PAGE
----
March 08, 2019
The U.S. Department of Labor (“DOL”) has finally announced its proposed new rule for overtime eligibility under the Fair Labor Standards Act. The DOL’s Thursday announcement proposes to increase the salary threshold to $35,308 per year, an increase from $455 to $679 per week.
November 28, 2018
The Wage and Hour Division of the U.S. Department of Labor (DOL) held public listening sessions on October 30, 2018 to gather views on the Part 541 white collar exemption regulations, the 2016 “Overtime Rule.”
August 21, 2018
On July 31, 2018, the Department of Justice (DOJ) and the Department of Labor (DOL) signed an agreement that sets guidelines for inter-agency collaboration to combat suspected employer non-compliance with immigration laws. The agencies have agreed to share resources, including records, and education and training where necessary, and refer cases to one another when an agency learns of employer non-compliance.
January 10, 2018
On January 5, 2018, the United States Department of Labor announced that, going forward, it would utilize the “primary beneficiary” test for determining whether interns are employees under the FLSA, consistent with recent rulings from appellate courts.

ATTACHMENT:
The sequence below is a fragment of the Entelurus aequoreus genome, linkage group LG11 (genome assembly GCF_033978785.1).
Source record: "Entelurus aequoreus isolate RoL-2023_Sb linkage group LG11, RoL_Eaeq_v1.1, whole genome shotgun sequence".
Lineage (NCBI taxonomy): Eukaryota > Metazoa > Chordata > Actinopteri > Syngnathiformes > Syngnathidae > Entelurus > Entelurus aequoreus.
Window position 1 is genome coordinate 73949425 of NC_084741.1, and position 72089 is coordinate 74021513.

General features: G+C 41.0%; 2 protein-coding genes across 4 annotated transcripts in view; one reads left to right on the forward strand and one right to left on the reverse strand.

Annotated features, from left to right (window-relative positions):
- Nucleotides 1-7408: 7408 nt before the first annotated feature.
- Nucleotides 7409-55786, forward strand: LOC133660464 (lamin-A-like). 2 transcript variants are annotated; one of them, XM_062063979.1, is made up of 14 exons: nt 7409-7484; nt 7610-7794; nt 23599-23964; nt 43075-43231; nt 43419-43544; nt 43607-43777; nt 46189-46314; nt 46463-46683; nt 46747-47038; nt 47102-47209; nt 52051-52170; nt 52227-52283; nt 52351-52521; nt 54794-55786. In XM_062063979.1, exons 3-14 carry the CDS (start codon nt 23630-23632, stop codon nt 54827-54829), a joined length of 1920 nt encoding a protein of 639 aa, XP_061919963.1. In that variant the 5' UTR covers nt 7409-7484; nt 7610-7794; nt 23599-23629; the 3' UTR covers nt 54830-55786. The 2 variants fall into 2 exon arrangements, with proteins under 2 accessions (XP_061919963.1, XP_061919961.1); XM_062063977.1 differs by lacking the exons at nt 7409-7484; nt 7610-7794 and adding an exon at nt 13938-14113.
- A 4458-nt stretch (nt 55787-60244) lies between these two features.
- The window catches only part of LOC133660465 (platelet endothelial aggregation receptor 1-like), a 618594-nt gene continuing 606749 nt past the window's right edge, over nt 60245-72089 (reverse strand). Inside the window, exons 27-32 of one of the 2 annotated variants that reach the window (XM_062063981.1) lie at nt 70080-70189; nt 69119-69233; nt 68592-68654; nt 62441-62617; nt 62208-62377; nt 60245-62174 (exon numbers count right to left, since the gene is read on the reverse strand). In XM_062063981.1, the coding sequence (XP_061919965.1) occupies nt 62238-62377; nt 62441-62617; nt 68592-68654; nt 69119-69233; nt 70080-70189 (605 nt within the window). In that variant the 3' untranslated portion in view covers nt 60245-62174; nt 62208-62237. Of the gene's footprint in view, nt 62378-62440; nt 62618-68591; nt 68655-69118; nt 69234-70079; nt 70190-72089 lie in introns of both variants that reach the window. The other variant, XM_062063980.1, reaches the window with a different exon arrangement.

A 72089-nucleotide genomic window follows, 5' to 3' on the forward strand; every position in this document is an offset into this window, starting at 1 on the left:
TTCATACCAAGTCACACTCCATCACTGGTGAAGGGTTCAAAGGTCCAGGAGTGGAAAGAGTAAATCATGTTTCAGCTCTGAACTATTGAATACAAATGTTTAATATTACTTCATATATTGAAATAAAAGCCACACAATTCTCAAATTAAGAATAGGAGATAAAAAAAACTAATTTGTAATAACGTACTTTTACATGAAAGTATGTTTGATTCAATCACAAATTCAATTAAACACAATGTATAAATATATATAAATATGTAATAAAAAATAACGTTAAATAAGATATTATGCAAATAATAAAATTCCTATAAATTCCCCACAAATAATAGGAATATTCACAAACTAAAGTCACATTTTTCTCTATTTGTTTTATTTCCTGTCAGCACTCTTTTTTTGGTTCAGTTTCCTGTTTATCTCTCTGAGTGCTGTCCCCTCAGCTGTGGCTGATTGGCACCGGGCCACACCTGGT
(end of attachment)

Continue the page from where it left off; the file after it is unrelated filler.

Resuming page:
September 01, 2017
By now, employers are certainly well aware that on November 22, 2016, a federal judge in Texas issued a preliminary injunction that effectively prevented the implementation and enforcement of the new Department of Labor (“DOL”) regulations regarding the exemptions from overtime for bona fide executive, administrative, or professional (“EAP”) employees.
July 26, 2017
Today, July 26, 2017, the Department of Labor issued a Request for Information seeking notice and comment from the public before issuing revised proposed regulations regarding the minimum salary level required to meet the executive, administrative, and salary level exemption from the overtime requirement.
June 07, 2017
As this blog previously covered here and here, the United States Department of Labor under President Obama cracked down on misclassification of workers as independent contractors and broadly interpreted who was considered a “joint employer.”